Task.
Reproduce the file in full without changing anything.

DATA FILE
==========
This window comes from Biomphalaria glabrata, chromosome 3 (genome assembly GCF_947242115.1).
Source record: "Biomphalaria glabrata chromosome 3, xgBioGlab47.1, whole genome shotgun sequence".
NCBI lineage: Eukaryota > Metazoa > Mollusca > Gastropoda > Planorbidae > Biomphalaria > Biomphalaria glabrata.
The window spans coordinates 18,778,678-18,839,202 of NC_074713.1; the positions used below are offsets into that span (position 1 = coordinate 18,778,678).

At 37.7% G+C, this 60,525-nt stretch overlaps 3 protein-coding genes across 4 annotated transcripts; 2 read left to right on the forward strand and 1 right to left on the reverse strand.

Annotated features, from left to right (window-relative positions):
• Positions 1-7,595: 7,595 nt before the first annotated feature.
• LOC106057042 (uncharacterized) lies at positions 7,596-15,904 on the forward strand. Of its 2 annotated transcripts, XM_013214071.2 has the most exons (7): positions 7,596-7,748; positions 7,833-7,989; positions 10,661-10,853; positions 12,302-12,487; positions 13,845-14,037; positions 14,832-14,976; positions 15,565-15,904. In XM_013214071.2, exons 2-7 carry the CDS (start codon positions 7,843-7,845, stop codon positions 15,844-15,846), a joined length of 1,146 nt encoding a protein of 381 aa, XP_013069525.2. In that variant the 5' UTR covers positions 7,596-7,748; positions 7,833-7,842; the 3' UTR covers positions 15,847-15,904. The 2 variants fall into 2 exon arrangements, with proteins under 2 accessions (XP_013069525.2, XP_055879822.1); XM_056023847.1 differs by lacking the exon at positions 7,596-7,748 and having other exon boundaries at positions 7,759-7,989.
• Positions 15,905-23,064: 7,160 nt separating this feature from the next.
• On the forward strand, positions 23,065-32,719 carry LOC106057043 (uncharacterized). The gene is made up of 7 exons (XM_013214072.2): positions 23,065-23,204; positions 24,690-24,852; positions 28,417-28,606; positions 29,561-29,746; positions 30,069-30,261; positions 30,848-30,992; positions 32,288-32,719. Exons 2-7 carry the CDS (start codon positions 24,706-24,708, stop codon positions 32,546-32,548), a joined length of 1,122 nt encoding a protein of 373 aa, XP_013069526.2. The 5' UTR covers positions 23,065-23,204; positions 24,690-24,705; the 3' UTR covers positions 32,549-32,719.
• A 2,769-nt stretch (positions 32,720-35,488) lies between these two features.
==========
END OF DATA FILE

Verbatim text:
This window comes from Biomphalaria glabrata, chromosome 3 (genome assembly GCF_947242115.1).
Source record: "Biomphalaria glabrata chromosome 3, xgBioGlab47.1, whole genome shotgun sequence".
NCBI lineage: Eukaryota > Metazoa > Mollusca > Gastropoda > Planorbidae > Biomphalaria > Biomphalaria glabrata.
The window spans coordinates 18,778,678-18,839,202 of NC_074713.1; the positions used below are offsets into that span (position 1 = coordinate 18,778,678).

At 37.7% G+C, this 60,525-nt stretch overlaps 3 protein-coding genes across 4 annotated transcripts; 2 read left to right on the forward strand and 1 right to left on the reverse strand.

Annotated features, from left to right (window-relative positions):
• Positions 1-7,595: 7,595 nt before the first annotated feature.
• LOC106057042 (uncharacterized) lies at positions 7,596-15,904 on the forward strand. Of its 2 annotated transcripts, XM_013214071.2 has the most exons (7): positions 7,596-7,748; positions 7,833-7,989; positions 10,661-10,853; positions 12,302-12,487; positions 13,845-14,037; positions 14,832-14,976; positions 15,565-15,904. In XM_013214071.2, exons 2-7 carry the CDS (start codon positions 7,843-7,845, stop codon positions 15,844-15,846), a joined length of 1,146 nt encoding a protein of 381 aa, XP_013069525.2. In that variant the 5' UTR covers positions 7,596-7,748; positions 7,833-7,842; the 3' UTR covers positions 15,847-15,904. The 2 variants fall into 2 exon arrangements, with proteins under 2 accessions (XP_013069525.2, XP_055879822.1); XM_056023847.1 differs by lacking the exon at positions 7,596-7,748 and having other exon boundaries at positions 7,759-7,989.
• Positions 15,905-23,064: 7,160 nt separating this feature from the next.
• On the forward strand, positions 23,065-32,719 carry LOC106057043 (uncharacterized). The gene is made up of 7 exons (XM_013214072.2): positions 23,065-23,204; positions 24,690-24,852; positions 28,417-28,606; positions 29,561-29,746; positions 30,069-30,261; positions 30,848-30,992; positions 32,288-32,719. Exons 2-7 carry the CDS (start codon positions 24,706-24,708, stop codon positions 32,546-32,548), a joined length of 1,122 nt encoding a protein of 373 aa, XP_013069526.2. The 5' UTR covers positions 23,065-23,204; positions 24,690-24,705; the 3' UTR covers positions 32,549-32,719.
• A 2,769-nt stretch (positions 32,720-35,488) lies between these two features.